Money & Retire

How Your Money Really Can Buy Happiness

Does being a decision-maker in control of your money play a significant role in your satisfaction in relationships and life? Yes, as it turns out.

If you’re not already there, getting in control of your money is a process. And it starts with being willing to balance emotions, intellect and your desires vs. those of others.

The study “How Money Buys Happiness: Genetic and Environmental Processes Linking Finances and Life Satisfaction” (Wendy Johnson and Robert F. Krueger, University of Minnesota, 2006) found “the perceptions about financial situation and control had rather substantial effects of their own on life satisfaction.”

If you’re not already there, getting in control of your money is a process. And it starts with being willing to balance emotions, intellect and your desires vs. those of others.

When it comes to money, the players you’re juggling might include your spouse or significant other,your friends, kids, extended family members and colleagues. Even your own money history and beliefs can stake a claim of control over your time, decisions and direction. For example: Carly R., a divorced flight attendant, stated: “I feel out of control with my money and it is a source of constant worry and concern.”

Jean W., a new widow confided: “My husband took care of everything, I am so overwhelmed by everything concerning handling money, I don”t know where to begin.”

Sylvia J., said: “Money was a constant fight. My husband wouldn’t talk about it and we fought constantly about it. I threatened him with divorce and it wasn’t until we entered counseling that all his money and control issues came out. It was life changing for us.”

Gaining control means learning and understanding. You can learn the basics of money issues by reading independently or working with an experienced fee-only financial planner.

Fundamental financial knowledge is just the first part of gaining control over your money. There are two other significant factors: your ability to get clear on and work with your income and spending decisions and your money history.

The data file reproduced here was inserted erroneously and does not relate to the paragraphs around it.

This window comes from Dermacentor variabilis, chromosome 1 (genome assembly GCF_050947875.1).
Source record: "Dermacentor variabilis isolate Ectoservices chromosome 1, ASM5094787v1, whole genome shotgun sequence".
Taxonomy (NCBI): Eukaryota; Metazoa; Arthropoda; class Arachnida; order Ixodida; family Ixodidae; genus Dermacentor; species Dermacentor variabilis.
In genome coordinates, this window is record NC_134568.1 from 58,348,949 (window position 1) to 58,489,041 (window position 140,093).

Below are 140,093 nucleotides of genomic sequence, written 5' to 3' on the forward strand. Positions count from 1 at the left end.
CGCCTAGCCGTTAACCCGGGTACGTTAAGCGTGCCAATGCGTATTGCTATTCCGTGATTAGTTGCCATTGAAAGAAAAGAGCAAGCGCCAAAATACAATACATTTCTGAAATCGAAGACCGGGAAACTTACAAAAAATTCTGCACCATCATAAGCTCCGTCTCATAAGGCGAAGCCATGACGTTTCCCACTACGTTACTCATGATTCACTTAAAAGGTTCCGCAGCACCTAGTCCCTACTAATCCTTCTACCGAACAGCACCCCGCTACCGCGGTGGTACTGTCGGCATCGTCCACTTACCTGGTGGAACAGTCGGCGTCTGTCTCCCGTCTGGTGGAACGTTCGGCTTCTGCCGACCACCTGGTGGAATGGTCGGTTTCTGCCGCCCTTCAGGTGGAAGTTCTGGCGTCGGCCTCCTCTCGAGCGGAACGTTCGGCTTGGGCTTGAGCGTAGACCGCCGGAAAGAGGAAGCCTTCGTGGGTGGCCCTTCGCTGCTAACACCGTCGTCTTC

Dealing with your income and spending is straightforward: know what you earn and what you spend.Get a handle on what part of your spending is for fixed items (rent, mortgage, loan payments and other”must” payments) vs. what you can control—and to what degree. For example, you can control your grocery spending somewhat if you shop wisely and use sales and coupons. You can control vacations and entertainment to a much greater degree.

Your money history impacts everything you do around money—and is much trickier to wrap your arms around. The lessons you learned growing up—your money imprint—created the foundation of what you perceive as normal. For example, if you heard, “It’s important to save for a rainy day" you might tend to be a good saver. But if you heard, “It’;s important to show everyone that you are successful,” the tape that plays endlessly in your head might lead you to spend, regardless of the consequences.

In order to gain control over your money life, you want to start with a clear understanding of your money history and your beliefs about money. If your money belief system leads you to money misery—debt, panic, worry, lack of savings and security—it’s time to reassess since clearly it’s not working for you. Instead, toss out those broken messages and install new ones that support a feeling of control and mastery.

Gaining control doesn’t happen overnight. It takes a plan, broken down into tiny supportive steps that cumulatively build a foundation of empowerment and control.

Michael F. Kay

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